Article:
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A Recipe for a Sweet Childhood

In ‘Candies From Heaven,’ Israeli food writer Gil Hovav recalls his early years in Jerusalem—and the food that meant the most to him

Gretchen Rachel Hammond
November 28, 2017
Photo: Lewis Kassel
Gil Hovav.Photo: Lewis Kassel
Photo: Lewis Kassel
Gil Hovav.Photo: Lewis Kassel

“Jerusalem was a very sweet city to grow up in,” Israeli food writer Gil Hovav told me over lunch recently at a restaurant in downtown Chicago. “In the ’60s and ’70s, it was the cultural center of Israel and a very diverse city. It’s not the case anymore. It’s changed a lot. It’s a lovely place to visit but it’s become more religious and less tolerant—very tense.”

Hovav’s memories about the Jerusalem of his youth and, of course, the food he ate growing up form the backbone of Candies From Heaven, Hovav’s new book of essays, translated by Ira Moskowitz, out this month. His stories are about a family that “built a home for me and built a state for me, who infused me with happiness, warmth, and love,” and the uncomplicated but immoderate joys and challenges synonymous with childhood. So intimate is the narrative that, rather than writing as a man looking back on that childhood, Hovav’s voice is one of a boy affectionately called Gili relating events as if they had happened within the past few hours.

The book includes tales of summer soccer games with the neighborhood children that surpass any English Premier League match in terms of sheer rivalry; the life lessons Hovav learned from his grandmother Mooma, who never tempers an opinion with diplomacy; the challenges of avoiding deadly insects in an attempt to sneak home after staying out too late; and trying to find a summer job after losing his entire allowance to his mother during a poker game. At the close of each hilarious but surprisingly profound essay are recipes—more than 20 of them, from porridge laced with rose water to his Aunt Levana’s carrot salad.

“It was a Shabbat morning in the spring and the smells of cooking wafted from the windows of the neighboring homes,” Hovav writes in an essay called “How to Divide a Chicken into Five Quarters,” which ends with a recipe for oven-roasted potatoes to help readers re-create the scene. “Sitting on balconies were men in their undershirts, women crowned with bigoudis (hair rollers), and cats intoxicated by the sun.”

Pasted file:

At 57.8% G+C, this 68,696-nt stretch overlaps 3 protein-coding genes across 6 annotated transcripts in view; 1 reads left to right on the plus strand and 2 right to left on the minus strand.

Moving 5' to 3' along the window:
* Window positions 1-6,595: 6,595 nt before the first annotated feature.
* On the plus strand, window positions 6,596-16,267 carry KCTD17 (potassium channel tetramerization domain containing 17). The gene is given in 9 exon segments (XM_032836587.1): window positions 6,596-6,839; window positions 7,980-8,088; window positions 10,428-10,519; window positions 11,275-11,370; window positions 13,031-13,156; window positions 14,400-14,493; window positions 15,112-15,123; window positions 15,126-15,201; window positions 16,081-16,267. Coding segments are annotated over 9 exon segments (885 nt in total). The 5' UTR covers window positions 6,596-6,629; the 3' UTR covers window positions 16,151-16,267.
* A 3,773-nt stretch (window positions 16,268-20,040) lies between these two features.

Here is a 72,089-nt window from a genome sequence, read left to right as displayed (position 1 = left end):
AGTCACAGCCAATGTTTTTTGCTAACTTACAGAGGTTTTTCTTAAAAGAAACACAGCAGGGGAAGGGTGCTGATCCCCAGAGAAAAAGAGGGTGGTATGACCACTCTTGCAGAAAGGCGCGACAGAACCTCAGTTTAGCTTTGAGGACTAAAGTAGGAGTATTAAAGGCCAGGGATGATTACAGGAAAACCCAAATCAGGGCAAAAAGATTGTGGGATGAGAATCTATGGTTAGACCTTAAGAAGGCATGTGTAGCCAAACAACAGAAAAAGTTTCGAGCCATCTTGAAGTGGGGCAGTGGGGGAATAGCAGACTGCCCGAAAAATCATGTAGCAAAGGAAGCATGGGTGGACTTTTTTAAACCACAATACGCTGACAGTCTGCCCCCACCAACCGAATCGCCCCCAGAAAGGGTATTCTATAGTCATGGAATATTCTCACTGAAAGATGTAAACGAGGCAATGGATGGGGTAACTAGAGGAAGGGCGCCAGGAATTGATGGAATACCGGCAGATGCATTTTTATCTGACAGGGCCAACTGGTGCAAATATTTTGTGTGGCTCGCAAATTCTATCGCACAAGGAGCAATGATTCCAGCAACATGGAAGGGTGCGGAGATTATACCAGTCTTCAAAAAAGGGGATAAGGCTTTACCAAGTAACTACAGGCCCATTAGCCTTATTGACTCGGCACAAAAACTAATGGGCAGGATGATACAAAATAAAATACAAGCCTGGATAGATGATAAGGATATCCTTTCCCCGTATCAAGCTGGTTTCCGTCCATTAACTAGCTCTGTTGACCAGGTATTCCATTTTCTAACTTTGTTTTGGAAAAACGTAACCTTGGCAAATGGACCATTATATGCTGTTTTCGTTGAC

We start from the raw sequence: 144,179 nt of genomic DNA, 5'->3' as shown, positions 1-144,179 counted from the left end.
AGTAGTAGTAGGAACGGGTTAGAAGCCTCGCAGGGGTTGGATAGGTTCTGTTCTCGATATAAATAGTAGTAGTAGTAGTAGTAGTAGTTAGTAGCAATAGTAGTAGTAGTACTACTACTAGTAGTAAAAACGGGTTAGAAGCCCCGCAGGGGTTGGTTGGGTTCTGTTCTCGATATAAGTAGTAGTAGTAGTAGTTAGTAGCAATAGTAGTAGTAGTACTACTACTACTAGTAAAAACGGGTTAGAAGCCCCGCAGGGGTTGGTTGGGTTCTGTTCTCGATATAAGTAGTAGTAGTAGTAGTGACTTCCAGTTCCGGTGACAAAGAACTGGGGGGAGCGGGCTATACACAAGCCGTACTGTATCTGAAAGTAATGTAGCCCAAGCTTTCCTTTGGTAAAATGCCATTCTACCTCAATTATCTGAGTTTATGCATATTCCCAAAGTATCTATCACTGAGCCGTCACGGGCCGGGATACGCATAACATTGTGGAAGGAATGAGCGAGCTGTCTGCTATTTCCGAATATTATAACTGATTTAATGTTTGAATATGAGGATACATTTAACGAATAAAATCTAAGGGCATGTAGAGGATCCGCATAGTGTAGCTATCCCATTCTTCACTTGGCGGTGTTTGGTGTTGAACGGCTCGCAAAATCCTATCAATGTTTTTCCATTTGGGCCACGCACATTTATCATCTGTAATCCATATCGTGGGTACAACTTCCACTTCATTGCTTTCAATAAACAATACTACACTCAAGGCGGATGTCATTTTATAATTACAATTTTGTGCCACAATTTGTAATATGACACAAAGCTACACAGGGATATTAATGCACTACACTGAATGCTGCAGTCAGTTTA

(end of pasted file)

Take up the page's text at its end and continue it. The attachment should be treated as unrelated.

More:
Family plays a large part in Hovav’s book—and that’s no surprise. His family was famous in Israel many years before Hovav became a celebrity himself. His great-grandfather was Eliezer Ben-Yehuda, who led the revival of Hebrew as a modern language. And his parents, Moshe and Drora Hovav, were famous in their own right as television stars.

“When I was growing up the real celebrities were my father and mother, who were big news announcers, not my great-grandfather who revived Hebrew,” Hovav said. “It was like being the son of Dan Rather. My father’s voice opened doors. I wouldn’t pretend that it didn’t help me in my career. But throughout my career, I’ve met tons of idiots who are descendants of geniuses. It’s up to me to prove I’m not an idiot.”

As one of Israel’s leading food critics, Hovav has become a celebrity on his own, playing a major role in defining modern Israeli cuisine. He began as a bar and restaurant reviewer for newspapers such as Yediot Aharanot before becoming a renowned columnist and presenter on Israeli television. He has published three bestselling novels and 15 cookbooks. Confessions of a Kitchen Rebbetzin was the first to be published in English, in 2012, and led to Hovav becoming a foodie ambassador of sorts, traveling around the world presenting cooking seminars and lectures on Israeli cuisine.